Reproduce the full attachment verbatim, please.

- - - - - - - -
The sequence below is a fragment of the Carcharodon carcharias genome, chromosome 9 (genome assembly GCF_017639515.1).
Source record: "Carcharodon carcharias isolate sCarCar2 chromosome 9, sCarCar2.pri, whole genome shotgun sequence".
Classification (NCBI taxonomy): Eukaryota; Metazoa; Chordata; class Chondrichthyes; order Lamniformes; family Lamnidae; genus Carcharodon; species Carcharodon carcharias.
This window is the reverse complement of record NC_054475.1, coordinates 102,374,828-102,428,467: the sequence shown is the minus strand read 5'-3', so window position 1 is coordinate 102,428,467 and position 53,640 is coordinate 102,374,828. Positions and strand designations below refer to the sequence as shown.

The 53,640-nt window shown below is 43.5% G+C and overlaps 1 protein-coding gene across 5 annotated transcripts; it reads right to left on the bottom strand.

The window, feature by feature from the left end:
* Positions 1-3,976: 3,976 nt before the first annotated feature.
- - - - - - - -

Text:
The sequence below is a fragment of the Carcharodon carcharias genome, chromosome 9 (genome assembly GCF_017639515.1).
Source record: "Carcharodon carcharias isolate sCarCar2 chromosome 9, sCarCar2.pri, whole genome shotgun sequence".
Classification (NCBI taxonomy): Eukaryota; Metazoa; Chordata; class Chondrichthyes; order Lamniformes; family Lamnidae; genus Carcharodon; species Carcharodon carcharias.
This window is the reverse complement of record NC_054475.1, coordinates 102,374,828-102,428,467: the sequence shown is the minus strand read 5'-3', so window position 1 is coordinate 102,428,467 and position 53,640 is coordinate 102,374,828. Positions and strand designations below refer to the sequence as shown.

The 53,640-nt window shown below is 43.5% G+C and overlaps 1 protein-coding gene across 5 annotated transcripts; it reads right to left on the bottom strand.

The window, feature by feature from the left end:
* Positions 1-3,976: 3,976 nt before the first annotated feature.